College Graduation.

In this month's issue of The Roundup: HBCU Edition, we take a look at the news stories and key moments surrounding Historically Black Colleges and Universities, as well as all of the ways in which HBCUs have helped shape public discourse over the past few weeks.

April 14 - May 11

We just launched, On the Yard, our podcast which explores the culture and leadership trends happening across HBCUs nationwide. The podcast dives into the unique issues faced by these historic and minority-serving institutions through a series of conversations with leaders and advocates.


While historically Black institutions in Maryland rejoiced after a landmark case determined the state discriminated against its four HBCUs, the Tennessee General Assembly found it deprived the state‚Äôs only public Black college between $150 million and $544 million in land grant funds.  


An increase in philanthropic donations and forgiveness of federal capital debt have led to an increase in applicants, according to one HBCU.

More Black students opt for HBCUs as a haven to shield against racial tensions.

Meanwhile students at Elizabeth City State University were forced to leave their dorms when they closed as protests erupted in the city after a Black man was fatally shot by police.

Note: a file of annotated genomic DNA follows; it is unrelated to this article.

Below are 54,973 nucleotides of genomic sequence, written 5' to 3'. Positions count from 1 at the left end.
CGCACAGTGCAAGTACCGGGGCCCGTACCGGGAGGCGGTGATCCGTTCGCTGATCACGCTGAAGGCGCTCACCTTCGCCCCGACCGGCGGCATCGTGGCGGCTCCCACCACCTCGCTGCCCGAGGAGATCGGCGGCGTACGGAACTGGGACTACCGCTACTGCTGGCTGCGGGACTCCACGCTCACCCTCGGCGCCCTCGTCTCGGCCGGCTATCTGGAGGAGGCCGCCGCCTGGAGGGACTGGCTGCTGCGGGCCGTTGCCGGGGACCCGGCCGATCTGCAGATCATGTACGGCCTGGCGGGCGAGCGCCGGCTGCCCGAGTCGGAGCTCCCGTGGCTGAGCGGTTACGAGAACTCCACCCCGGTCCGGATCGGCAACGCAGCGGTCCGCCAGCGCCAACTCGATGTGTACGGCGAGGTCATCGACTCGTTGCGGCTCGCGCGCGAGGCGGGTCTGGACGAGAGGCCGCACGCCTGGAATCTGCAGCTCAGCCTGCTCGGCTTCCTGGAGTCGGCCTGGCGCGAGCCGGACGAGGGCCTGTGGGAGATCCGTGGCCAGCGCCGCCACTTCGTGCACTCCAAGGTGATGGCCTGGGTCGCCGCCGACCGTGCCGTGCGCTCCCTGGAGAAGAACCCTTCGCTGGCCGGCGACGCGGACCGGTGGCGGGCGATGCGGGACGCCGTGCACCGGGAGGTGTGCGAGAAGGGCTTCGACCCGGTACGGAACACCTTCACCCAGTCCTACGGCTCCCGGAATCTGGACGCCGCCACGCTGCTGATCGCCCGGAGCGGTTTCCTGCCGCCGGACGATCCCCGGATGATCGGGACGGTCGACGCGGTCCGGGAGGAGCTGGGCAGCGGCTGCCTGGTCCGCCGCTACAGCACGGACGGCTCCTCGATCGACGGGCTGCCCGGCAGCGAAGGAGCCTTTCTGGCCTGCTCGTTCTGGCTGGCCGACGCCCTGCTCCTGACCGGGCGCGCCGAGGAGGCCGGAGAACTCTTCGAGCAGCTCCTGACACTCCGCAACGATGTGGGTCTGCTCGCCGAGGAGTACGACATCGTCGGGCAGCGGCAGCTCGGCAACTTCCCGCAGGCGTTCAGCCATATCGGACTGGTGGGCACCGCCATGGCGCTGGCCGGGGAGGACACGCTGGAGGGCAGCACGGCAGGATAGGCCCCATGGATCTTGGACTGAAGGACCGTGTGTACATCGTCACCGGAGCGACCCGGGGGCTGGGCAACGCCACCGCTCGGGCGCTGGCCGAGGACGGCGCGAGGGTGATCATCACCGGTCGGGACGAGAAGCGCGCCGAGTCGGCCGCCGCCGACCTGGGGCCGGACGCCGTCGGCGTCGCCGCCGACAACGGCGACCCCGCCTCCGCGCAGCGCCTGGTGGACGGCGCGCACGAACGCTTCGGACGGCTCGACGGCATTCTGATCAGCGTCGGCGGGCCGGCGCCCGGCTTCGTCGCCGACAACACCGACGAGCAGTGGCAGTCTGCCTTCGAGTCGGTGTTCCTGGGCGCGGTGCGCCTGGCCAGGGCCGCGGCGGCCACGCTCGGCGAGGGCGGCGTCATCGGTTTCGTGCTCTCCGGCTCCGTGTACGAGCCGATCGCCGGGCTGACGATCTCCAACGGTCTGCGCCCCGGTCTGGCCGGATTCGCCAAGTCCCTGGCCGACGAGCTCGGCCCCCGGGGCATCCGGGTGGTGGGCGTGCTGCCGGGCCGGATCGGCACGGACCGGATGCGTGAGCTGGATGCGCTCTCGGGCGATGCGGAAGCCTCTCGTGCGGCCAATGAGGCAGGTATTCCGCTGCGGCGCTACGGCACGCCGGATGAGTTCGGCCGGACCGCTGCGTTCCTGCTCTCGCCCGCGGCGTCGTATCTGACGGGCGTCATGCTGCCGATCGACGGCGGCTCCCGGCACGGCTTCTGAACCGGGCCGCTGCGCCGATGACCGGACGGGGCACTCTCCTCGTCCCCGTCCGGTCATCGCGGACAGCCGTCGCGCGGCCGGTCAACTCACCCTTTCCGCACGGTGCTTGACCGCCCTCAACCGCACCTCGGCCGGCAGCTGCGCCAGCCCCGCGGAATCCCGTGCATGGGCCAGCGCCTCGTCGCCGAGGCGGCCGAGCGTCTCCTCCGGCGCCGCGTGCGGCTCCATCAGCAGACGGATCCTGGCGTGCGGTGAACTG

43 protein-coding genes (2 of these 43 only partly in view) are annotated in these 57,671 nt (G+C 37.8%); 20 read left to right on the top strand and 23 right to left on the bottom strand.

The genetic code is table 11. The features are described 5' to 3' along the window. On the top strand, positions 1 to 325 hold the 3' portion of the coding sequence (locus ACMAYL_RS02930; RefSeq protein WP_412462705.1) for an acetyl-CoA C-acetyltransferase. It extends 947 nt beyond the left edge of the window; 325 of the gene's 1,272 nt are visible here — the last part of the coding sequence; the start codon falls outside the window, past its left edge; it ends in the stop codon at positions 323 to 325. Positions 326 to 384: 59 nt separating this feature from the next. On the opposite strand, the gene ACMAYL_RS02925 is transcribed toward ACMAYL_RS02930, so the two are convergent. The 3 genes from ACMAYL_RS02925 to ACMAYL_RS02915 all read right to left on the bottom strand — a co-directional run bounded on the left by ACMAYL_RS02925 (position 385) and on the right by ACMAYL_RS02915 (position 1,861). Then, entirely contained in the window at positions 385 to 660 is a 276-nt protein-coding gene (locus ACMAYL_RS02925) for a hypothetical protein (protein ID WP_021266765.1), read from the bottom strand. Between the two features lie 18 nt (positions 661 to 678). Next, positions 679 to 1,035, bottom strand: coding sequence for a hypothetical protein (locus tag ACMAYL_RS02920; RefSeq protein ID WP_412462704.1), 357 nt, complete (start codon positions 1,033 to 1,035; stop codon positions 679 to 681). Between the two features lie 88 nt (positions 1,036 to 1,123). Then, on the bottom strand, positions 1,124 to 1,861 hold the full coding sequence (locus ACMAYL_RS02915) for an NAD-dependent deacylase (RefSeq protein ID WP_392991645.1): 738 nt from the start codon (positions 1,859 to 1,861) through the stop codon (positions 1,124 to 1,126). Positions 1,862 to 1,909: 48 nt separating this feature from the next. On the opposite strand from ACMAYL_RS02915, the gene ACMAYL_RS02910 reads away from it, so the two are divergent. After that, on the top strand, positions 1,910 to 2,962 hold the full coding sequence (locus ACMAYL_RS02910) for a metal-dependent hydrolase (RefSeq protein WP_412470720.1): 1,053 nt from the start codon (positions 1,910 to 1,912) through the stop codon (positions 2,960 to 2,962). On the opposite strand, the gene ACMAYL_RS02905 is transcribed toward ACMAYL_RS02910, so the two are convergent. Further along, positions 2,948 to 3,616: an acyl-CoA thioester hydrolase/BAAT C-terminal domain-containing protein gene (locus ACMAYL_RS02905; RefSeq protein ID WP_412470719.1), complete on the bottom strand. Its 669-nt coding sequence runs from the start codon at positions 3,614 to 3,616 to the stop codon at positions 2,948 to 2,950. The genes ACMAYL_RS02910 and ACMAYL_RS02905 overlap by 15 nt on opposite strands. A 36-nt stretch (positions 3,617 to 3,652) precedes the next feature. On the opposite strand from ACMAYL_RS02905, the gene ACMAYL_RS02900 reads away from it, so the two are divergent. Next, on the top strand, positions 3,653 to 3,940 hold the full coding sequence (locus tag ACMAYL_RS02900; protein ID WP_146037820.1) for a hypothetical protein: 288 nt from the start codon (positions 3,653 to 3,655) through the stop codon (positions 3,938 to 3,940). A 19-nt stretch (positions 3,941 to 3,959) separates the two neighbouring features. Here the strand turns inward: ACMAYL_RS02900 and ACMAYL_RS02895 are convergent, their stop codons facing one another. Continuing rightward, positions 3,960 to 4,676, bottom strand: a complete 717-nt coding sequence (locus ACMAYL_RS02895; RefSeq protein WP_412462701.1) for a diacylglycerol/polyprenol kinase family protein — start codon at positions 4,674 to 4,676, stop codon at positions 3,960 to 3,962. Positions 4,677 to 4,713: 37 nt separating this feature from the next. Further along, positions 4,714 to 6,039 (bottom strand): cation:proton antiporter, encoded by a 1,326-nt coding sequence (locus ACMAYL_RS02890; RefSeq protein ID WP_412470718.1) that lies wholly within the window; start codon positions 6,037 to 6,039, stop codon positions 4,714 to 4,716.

As more students flock to HBCUs, the number of Hispanic serving institutions is also on the rise.


The athletically inclined offspring of sports and entertainment moguls continue to choose HBCU institutions, bucking the trend of sport standouts choosing Big Ten, Big 12 and other popular predominantly white schools known for athletics. 

Speaking of sports, Tennessee State University is considering launching a D1 ice hockey program.


HBCUs have done well in slowing transmission rates of the COVID-19 virus.

One way institutions are slowing transmission is to require all staff to be vaccinated, and at least one Virginia HBCU is taking that path. 


Bethune Cookman has new leadership.

Thanks to its leadership, Paul Quinn College is on the brink of a new horizon.

Speaking of leadership, Clark Atlanta University has launched a new program to train future HBCU presidents.

This news roundup focuses on the trends impacting Historically Black Colleges and Universities (HBCU) and other Minority Serving Institutions (MSI). Each month, we highlight the policy, process and programmatic changes happening nationally and among these institutions and how the colleges and universities are responding to them.


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